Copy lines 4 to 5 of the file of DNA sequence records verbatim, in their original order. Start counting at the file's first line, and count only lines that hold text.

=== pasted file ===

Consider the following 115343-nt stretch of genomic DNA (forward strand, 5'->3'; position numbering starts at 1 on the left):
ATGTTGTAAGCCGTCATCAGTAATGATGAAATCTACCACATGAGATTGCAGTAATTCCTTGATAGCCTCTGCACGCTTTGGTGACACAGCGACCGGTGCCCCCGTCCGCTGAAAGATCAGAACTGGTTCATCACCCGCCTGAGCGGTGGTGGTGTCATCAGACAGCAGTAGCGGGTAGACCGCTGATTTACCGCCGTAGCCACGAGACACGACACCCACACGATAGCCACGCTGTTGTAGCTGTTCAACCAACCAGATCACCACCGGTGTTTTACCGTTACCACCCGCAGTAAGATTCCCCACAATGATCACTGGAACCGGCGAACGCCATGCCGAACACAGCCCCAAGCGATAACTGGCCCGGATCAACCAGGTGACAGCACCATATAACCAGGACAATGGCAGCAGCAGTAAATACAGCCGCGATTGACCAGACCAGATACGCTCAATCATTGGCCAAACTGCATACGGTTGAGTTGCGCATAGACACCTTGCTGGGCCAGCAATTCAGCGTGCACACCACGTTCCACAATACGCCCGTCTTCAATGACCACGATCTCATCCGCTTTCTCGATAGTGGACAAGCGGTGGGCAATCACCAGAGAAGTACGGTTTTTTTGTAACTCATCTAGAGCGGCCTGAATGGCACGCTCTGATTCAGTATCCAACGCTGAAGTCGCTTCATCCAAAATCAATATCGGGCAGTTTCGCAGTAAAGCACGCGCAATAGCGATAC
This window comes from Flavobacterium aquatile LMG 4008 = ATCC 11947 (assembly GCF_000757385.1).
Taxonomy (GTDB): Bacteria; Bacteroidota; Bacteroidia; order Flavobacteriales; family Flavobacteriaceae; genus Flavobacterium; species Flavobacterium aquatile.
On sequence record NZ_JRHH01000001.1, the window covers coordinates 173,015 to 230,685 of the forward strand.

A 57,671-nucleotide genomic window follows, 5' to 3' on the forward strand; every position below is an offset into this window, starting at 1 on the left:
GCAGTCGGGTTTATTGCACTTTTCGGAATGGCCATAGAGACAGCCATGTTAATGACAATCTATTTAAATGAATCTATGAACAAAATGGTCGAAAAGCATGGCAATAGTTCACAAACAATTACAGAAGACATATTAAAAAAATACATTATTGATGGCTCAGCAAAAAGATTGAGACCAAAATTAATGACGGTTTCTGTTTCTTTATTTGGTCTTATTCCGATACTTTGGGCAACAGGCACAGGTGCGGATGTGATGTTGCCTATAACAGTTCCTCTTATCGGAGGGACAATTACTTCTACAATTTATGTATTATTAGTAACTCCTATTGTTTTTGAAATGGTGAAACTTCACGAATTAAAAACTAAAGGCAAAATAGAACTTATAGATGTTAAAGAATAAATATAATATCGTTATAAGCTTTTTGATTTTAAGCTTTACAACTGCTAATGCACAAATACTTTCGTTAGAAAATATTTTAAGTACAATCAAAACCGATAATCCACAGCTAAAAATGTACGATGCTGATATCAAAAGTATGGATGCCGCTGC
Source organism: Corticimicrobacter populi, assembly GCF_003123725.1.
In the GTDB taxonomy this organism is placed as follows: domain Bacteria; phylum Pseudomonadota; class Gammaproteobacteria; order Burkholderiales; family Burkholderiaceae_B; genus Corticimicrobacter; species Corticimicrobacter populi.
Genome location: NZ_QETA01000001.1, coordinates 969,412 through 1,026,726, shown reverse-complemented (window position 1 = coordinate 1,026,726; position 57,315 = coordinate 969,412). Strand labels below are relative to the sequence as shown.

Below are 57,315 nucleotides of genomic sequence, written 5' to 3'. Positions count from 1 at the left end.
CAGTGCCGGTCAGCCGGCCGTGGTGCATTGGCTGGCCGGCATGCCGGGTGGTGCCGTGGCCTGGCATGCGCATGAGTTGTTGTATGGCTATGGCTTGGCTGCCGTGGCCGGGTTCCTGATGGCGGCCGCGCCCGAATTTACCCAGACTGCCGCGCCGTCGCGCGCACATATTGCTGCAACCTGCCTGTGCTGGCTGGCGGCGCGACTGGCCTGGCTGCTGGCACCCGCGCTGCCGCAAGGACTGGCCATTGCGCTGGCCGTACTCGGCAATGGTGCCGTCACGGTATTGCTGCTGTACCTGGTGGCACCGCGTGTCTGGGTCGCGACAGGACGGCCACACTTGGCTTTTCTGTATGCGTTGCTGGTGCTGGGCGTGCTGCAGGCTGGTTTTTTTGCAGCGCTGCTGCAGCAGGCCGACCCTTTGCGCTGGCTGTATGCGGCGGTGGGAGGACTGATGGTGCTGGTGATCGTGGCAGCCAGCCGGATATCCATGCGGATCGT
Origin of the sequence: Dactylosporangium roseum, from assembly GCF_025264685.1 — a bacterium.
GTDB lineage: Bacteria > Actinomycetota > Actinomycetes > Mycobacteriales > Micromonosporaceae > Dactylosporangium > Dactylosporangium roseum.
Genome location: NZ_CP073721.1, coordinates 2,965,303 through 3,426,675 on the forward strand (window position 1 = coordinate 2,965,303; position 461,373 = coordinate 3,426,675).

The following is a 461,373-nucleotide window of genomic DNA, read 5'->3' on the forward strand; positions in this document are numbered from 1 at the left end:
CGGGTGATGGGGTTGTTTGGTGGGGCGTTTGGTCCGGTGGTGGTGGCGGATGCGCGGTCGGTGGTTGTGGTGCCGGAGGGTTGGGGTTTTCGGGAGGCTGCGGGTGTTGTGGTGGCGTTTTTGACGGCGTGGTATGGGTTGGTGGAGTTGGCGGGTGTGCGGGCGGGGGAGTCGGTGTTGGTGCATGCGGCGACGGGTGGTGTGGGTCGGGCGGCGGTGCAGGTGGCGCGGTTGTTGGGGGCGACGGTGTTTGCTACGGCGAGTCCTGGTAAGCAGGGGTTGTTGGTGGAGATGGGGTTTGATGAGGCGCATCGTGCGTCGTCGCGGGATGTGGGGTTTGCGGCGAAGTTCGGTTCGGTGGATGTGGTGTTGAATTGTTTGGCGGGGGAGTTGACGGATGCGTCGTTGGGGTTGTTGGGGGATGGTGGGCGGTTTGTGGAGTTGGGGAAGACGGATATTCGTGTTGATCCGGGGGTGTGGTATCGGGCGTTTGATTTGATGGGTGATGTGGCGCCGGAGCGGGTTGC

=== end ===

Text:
Taxonomy (GTDB): Bacteria; Bacteroidota; Bacteroidia; order Flavobacteriales; family Flavobacteriaceae; genus Flavobacterium; species Flavobacterium aquatile.
On sequence record NZ_JRHH01000001.1, the window covers coordinates 173,015 to 230,685 of the forward strand.